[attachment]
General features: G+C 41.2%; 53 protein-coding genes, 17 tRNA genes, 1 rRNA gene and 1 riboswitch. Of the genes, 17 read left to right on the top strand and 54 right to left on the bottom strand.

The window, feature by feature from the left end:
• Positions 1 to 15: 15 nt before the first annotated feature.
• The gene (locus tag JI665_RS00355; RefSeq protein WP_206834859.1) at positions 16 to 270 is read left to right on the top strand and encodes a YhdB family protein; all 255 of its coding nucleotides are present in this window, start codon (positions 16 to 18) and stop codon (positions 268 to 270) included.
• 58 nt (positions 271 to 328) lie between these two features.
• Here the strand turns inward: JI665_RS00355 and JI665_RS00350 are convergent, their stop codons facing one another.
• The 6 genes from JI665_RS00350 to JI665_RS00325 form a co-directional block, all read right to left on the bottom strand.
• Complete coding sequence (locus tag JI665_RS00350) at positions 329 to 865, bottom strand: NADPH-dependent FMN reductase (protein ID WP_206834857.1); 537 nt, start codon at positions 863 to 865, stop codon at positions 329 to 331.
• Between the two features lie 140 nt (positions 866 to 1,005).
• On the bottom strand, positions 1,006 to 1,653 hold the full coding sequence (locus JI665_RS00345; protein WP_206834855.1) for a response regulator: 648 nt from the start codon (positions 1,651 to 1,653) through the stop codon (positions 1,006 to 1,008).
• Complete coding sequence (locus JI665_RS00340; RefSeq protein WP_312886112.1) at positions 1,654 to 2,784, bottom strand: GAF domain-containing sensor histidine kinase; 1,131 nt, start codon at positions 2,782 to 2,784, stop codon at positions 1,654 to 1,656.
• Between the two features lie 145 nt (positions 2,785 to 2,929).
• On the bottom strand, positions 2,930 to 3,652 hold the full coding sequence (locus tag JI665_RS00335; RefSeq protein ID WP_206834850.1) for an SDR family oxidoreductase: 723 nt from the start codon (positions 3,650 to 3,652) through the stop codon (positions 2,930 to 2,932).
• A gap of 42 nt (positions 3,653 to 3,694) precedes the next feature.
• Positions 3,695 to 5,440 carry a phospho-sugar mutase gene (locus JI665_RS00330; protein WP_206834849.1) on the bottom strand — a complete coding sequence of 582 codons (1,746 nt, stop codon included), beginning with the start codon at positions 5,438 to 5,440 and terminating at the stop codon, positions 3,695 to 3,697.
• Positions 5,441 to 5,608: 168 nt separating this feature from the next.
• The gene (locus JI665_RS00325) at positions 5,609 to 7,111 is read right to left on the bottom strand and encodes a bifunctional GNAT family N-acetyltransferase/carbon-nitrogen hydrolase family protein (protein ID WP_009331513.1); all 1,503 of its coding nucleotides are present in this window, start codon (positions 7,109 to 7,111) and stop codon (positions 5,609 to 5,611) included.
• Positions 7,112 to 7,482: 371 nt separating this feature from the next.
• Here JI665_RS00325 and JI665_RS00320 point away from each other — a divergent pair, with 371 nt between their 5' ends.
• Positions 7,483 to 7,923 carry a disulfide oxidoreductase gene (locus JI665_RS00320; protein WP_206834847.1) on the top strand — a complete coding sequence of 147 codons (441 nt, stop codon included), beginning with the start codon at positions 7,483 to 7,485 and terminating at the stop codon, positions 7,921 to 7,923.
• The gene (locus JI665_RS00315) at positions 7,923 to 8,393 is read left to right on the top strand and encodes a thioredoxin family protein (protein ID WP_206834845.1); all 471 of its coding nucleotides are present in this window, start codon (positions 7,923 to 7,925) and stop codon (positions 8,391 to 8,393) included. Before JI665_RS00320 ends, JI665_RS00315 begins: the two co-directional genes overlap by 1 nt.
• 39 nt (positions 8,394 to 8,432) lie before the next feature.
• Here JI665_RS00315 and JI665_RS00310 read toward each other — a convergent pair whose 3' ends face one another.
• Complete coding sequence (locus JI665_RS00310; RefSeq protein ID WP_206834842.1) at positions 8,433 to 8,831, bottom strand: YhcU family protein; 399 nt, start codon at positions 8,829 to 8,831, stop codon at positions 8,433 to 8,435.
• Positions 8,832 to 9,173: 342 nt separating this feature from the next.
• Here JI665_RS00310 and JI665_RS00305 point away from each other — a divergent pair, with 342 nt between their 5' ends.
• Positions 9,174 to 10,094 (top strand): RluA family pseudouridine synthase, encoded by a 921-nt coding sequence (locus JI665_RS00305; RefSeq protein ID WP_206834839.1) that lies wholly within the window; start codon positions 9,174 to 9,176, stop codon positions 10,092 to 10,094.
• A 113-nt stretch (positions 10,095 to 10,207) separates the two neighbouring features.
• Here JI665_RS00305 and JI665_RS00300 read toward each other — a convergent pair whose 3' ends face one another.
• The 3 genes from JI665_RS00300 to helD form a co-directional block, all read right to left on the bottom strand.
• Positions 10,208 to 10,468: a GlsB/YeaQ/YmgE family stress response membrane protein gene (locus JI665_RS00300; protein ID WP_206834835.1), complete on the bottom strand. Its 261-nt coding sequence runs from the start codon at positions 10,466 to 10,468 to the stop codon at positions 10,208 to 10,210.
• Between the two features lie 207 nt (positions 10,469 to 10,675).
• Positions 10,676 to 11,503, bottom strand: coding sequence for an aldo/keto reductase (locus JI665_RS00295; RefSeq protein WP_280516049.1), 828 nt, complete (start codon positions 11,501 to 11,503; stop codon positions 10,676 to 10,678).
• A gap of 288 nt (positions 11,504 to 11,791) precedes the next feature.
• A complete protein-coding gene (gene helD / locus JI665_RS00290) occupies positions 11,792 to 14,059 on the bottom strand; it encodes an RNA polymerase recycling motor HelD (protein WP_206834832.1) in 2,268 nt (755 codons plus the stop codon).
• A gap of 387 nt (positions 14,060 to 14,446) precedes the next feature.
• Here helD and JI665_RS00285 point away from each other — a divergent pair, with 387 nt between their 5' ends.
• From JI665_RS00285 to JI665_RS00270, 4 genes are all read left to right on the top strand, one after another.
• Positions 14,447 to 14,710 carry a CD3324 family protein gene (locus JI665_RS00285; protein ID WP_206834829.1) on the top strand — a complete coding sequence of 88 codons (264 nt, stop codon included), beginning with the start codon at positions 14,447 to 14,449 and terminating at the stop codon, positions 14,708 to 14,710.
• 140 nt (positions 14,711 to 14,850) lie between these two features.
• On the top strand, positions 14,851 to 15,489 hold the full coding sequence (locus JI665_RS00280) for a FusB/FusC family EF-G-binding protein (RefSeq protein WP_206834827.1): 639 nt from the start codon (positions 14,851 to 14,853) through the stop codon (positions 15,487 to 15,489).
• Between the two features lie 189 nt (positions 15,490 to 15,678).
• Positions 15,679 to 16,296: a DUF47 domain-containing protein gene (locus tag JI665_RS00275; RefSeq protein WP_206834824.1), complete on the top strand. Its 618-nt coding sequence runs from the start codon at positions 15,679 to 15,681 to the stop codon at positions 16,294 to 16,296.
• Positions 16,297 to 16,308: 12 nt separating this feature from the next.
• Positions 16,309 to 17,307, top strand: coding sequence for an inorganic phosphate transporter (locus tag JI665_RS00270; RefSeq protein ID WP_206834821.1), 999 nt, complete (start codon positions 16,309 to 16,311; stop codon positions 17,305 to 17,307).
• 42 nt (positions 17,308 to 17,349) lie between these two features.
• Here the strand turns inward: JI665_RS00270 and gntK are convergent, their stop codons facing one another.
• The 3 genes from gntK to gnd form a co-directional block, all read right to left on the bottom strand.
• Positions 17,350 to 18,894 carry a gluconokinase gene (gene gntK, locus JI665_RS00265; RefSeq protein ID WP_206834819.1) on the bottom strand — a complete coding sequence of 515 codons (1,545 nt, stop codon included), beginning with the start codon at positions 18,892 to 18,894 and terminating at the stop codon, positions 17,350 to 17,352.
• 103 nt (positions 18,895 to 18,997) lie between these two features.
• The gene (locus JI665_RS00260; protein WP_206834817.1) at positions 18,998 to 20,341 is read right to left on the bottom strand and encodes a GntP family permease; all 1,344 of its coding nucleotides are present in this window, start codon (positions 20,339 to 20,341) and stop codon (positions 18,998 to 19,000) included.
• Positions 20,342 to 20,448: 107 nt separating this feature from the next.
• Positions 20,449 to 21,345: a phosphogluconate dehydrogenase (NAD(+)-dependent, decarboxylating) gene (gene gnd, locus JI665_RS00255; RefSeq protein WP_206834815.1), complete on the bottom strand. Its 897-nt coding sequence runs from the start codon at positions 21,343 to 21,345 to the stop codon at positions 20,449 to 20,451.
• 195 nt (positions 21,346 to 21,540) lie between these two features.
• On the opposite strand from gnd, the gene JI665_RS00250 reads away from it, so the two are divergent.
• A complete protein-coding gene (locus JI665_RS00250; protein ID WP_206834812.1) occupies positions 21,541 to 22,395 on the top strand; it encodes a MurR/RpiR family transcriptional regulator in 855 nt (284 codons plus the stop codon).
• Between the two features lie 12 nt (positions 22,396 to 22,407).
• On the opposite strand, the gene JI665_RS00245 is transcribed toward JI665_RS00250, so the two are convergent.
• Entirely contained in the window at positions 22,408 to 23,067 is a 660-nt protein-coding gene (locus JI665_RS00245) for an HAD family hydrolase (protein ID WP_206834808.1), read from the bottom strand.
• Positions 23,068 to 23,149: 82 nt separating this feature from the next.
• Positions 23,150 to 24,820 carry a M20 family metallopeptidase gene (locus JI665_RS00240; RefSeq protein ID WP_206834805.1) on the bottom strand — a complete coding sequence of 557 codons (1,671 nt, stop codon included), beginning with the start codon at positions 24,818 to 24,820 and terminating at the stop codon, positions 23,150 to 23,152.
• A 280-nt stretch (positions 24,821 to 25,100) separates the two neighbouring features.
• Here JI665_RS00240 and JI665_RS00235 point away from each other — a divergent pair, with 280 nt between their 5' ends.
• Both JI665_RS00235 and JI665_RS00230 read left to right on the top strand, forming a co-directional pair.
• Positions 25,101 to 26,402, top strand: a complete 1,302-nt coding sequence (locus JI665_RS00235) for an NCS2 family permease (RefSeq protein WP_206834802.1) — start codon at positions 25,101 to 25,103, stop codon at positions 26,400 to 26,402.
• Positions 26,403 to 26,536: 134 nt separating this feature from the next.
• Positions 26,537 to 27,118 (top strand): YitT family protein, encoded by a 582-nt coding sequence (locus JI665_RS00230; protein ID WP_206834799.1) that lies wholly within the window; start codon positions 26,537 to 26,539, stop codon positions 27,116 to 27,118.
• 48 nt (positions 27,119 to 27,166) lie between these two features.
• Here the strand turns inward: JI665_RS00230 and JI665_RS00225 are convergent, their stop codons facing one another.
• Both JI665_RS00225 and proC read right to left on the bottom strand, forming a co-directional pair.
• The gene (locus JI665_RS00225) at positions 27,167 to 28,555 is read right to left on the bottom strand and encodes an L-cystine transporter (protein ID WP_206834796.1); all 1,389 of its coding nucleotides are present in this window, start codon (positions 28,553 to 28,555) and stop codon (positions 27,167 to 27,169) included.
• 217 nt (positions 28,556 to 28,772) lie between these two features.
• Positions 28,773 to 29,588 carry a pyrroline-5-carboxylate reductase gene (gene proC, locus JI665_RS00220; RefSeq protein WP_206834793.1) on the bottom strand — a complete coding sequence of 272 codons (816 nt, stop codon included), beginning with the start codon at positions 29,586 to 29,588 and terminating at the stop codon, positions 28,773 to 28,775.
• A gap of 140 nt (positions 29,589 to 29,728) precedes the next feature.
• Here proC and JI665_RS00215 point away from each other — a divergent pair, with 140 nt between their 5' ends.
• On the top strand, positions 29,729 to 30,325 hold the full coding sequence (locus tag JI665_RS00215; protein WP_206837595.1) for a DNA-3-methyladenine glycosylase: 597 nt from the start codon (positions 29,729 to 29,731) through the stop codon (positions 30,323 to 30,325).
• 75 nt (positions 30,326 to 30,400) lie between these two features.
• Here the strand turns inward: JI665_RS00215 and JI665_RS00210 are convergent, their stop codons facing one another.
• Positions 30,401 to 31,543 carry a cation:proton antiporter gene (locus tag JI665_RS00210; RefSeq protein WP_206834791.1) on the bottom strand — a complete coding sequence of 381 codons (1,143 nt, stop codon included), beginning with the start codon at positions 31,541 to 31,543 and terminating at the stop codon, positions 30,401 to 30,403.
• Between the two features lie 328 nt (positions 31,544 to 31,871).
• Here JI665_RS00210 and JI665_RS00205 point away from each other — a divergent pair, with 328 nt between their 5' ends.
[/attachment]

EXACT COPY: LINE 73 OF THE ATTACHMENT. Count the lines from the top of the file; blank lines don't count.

• Positions 28,773 to 29,588 carry a pyrroline-5-carboxylate reductase gene (gene proC, locus JI665_RS00220; RefSeq protein WP_206834793.1) on the bottom strand — a complete coding sequence of 272 codons (816 nt, stop codon included), beginning with the start codon at positions 29,586 to 29,588 and terminating at the stop codon, positions 28,773 to 28,775.